Under the category of “old news”, there was a long-distance argument back in 2013 between Noam Chomsky and Slavoj Žižek on the significance (or lack thereof) of each other’s work.
It began with Chomsky describing Žižek’s work as empty “posturing”. Asked about the comments during a Q&A session for an unrelated presentation, Žižek responded (sort of). Žižek’s initial “response” seemed rather stupid and full of baseless attacks. So, Chomsky responded substantively, calling Žižek’s positions “fantasy”. At that point, Žižek finally prepared a substantive written response.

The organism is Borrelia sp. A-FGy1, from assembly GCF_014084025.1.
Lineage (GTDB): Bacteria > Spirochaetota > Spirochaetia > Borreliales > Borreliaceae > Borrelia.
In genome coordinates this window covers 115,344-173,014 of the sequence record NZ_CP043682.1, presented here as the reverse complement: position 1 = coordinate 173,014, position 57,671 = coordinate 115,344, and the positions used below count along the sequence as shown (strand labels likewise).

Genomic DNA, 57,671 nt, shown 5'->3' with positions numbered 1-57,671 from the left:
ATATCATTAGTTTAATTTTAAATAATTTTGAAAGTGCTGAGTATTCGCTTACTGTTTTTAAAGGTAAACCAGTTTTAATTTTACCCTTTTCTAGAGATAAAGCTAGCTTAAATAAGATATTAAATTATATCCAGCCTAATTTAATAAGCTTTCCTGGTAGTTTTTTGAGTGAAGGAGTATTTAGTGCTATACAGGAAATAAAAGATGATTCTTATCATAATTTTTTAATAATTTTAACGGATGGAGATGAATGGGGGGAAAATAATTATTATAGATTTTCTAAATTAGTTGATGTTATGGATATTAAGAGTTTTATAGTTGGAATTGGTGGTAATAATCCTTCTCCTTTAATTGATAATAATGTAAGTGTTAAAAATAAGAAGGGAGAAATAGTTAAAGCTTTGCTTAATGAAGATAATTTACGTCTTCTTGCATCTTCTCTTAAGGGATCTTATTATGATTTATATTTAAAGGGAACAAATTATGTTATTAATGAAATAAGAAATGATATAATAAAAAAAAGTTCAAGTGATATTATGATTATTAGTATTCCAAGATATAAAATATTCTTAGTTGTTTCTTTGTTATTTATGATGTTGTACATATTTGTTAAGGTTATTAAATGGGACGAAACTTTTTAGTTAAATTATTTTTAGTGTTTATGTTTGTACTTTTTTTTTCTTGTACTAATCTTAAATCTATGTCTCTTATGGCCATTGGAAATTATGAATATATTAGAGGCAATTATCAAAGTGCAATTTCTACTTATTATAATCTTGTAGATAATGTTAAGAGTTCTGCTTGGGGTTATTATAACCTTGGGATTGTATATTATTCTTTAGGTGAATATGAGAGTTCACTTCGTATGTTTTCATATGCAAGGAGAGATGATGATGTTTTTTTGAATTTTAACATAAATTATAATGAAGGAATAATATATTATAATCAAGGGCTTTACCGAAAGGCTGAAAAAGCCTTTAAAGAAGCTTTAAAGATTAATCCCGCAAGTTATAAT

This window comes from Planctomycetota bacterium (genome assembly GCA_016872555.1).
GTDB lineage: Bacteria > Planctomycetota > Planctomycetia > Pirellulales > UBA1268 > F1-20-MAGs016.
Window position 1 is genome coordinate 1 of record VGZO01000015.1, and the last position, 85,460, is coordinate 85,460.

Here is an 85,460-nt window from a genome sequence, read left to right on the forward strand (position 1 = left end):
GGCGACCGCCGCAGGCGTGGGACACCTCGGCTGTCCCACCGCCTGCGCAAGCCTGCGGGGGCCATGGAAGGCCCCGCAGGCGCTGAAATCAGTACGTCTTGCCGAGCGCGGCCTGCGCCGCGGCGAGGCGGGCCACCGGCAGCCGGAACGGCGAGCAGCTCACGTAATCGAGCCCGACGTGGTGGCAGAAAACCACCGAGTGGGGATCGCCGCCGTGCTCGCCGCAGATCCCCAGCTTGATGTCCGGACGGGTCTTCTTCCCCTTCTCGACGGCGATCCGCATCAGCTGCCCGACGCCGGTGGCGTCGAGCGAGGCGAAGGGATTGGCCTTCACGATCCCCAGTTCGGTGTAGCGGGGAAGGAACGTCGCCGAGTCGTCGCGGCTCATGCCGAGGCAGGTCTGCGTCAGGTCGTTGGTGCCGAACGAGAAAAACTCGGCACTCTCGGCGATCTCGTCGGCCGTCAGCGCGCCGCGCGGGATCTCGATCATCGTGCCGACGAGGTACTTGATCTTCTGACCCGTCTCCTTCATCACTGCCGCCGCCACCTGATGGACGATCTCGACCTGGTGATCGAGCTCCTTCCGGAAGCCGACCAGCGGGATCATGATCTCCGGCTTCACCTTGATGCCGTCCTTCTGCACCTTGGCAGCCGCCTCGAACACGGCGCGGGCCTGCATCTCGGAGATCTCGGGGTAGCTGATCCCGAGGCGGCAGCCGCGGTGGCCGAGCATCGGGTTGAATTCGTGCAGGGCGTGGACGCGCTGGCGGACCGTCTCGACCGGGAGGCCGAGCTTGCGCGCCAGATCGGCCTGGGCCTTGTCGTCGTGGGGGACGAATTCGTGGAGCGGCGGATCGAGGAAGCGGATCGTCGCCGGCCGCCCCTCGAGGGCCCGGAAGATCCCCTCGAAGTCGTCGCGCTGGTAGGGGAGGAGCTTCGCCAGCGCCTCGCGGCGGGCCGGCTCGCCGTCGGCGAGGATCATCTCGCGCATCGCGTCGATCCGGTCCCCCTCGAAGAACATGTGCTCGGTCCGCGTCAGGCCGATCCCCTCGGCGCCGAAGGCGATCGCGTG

The winner of this “debate”? Žižek, clearly. The early comments from Žižek were gibberish, but also possibly misquoted and certainly “improvised” as he later acknowledged. But his final response points out some serious flaws in Chomsky’s “philosophy” and some clear hypocrisies. Chomsky never responded thereafter, as best as can be seen.
For worthy summaries of the debate, and how it really represents a generic one between analytic philosophy (Chomsky) and continental philosophy (Žižek), see The Guardian and The Partially Examined Life. This is much like the distinction between Isaac Newton’s (analytic) and Johann Wolfgang von Goethe’s (continental) views on color.